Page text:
Schneider v. State, 308 U.S. 147 (1939)
An anti-littering law may not infringe the First Amendment rights of people trying to circulate information or opinions.
Schneider, a member of Watch Tower Bible and Tract Society, was certified by that group as one of Jehovah's Witnesses. This meant that he was tasked with calling from house to house at all hours to provide testimony. He was charged with violating a Town of Irvington ordinance that prohibited canvassing without a permit. On appeal, his case was consolidated with two other constitutional challenges to ordinances that prohibited the distribution and circulation of handbills.Opinions
- Owen Josephus Roberts (Author)
- Charles Evans Hughes
- James Clark McReynolds
- Pierce Butler
- Harlan Fiske Stone
- Hugo Lafayette Black
- Stanley Forman Reed
- Felix Frankfurter
- William Orville Douglas
Keeping the streets clean and attractive in appearance does not justify infringing on constitutional rights such as those protected by the First Amendment. People who are lawfully on a public street must have the right to distribute literature to others who are willing to receive it.Case Commentary
Even if a modest standard of review were applied, the government would not be able to meet it because there is no legitimate purpose imaginable in preventing people from peacefully distributing information. The Court was not persuaded that facilitating the flow of pedestrians on sidewalks and traffic in streets merited a sweeping ban on this activity, so the case can be viewed as an early example of a statute struck down as overly broad.
U.S. Supreme CourtSchneider v. State, 308 U.S. 147 (1939)
Schneider v. State
Argued October 13, 16, 1939
Decided November 22, 1939*
308 U.S. 147
1. The freedom of speech and of the press secured by the First Amendment against abridgment by the United States is similarly secured to all persons by the Fourteenth Amendment against abridgment by a State. P. 308 U. S. 160.
2. It is a duty of municipal authorities, as trustees for the public, to keep the streets open and available for movement of people and property -- the primary purpose to which the streets are dedicated, and, to this end, the conduct of those who use them may be regulated; but such regulation must not abridge the constitutional liberty of those who are rightfully upon the streets to impart information through speech or the distribution of literature. Id.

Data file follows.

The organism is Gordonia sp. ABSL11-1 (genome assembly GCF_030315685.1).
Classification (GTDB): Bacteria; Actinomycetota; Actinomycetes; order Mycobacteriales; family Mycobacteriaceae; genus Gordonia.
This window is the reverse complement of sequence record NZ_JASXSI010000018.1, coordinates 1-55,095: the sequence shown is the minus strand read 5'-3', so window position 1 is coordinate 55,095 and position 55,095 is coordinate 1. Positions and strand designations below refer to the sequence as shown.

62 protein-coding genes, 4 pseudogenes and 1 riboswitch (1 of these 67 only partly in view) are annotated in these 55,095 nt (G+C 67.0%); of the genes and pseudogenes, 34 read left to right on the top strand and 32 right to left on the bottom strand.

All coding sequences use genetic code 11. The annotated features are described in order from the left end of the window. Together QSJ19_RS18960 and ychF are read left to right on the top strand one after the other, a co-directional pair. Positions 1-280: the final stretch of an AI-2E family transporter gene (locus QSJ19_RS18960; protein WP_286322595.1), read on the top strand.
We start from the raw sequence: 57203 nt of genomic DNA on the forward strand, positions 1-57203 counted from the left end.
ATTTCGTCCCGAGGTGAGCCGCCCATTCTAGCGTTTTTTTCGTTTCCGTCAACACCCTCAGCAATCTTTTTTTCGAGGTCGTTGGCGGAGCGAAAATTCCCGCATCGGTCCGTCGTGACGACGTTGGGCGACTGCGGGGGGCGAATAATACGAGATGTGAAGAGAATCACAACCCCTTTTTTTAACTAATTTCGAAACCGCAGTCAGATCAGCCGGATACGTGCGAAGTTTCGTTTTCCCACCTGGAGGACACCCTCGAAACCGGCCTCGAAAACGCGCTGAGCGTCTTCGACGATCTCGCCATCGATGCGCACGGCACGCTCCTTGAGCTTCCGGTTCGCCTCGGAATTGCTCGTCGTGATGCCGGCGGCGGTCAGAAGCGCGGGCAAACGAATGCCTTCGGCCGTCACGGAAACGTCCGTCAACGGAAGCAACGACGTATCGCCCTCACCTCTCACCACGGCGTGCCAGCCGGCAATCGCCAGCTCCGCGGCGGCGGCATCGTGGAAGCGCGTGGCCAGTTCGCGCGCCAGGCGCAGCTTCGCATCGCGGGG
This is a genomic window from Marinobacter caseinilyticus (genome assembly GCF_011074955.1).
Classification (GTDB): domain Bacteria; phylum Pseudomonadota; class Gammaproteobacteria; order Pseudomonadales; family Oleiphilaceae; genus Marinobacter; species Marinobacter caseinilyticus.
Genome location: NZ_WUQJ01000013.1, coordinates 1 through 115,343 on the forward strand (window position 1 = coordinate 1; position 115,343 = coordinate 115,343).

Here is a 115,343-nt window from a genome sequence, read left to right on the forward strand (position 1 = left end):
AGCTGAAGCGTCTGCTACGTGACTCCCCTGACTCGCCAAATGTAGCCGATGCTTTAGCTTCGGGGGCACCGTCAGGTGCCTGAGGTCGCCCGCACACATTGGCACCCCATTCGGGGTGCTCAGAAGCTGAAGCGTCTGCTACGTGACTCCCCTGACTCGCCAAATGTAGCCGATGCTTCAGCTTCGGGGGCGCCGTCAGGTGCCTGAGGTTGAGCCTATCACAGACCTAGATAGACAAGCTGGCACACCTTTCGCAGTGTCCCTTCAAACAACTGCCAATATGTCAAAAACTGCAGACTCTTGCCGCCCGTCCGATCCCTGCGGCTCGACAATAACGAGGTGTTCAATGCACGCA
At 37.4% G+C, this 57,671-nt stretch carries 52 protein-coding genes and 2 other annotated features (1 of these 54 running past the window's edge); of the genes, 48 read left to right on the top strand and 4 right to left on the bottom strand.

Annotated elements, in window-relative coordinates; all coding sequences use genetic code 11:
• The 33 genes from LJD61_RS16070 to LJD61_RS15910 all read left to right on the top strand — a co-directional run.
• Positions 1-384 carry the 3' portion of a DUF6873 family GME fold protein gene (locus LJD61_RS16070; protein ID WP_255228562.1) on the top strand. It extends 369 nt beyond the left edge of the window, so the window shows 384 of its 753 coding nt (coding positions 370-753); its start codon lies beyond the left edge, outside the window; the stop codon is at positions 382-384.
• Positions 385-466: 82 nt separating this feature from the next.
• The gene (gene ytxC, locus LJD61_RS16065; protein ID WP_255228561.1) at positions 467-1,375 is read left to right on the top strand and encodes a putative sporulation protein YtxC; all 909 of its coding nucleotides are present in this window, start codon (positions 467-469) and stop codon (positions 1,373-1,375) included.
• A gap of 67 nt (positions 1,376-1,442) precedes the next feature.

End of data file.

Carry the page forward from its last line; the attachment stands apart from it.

3. The guaranty of freedom of speech and of the press does not deprive a municipality of power to enact regulations against standing
in the middle of a crowded street and obstructing traffic, or interfering with the passage of pedestrians in order to force their acceptance of tendered leaflets, or against throwing literature broadcast in the streets, since such conduct bears no necessary relationship to the freedom to speak, write, print or distribute information or opinion. P. 308 U. S. 160.
4. The purpose to keep the streets clean and neat is insufficient to justify an ordinance which prohibits a person rightfully on a public street from handing literature to one willing to receive it. Any burden imposed upon the city authorities in cleaning and caring for the streets as an indirect consequence of such distribution results from the constitutional protection of the freedom of speech and press. P. 308 U. S. 162.
There are obvious methods of preventing littering of the streets -- e.g., the punishment of those who actually throw papers on the streets.
5. The circumstance that, in the actual enforcement of an ordinance forbidding all distribution of literature in the streets, the distributor is arrested only if those who receive the literature throw it on the streets does not render the ordinance valid. P. 308 U. S. 163.
6. Ordinances forbidding distribution of printed matter are not made valid by limiting their operation to streets and alleys, and leaving other public places free. P. 308 U. S. 163.
7. A municipal ordinance prohibiting solicitation, and distribution of circulars, by canvassing from house to house, unless licensed by the police after an inquiry and decision amounting to censorship, held void as applied to one who delivered literature and solicited contributions from house to house in the name of religion. P. 308 U. S. 163.
121 N.J.L. 542, 3 A.2d 609; 33 Cal. App. 2d 747, 85 P.2d 231; 230 Wis. 131, 283 N.W. 301; 18 N.E.2d (Mass.) 166, reversed.
Two of these four cases came up by appeal, and two by certiorari, 306 U.S. 628, 629, to review decision of state courts which upheld convictions under municipal ordinances forbidding or regulating distribution of literature in the streets or other public places. In three of the cases, the acts charged took place in the streets. The other was a case of circulars distributed by house to house visitations.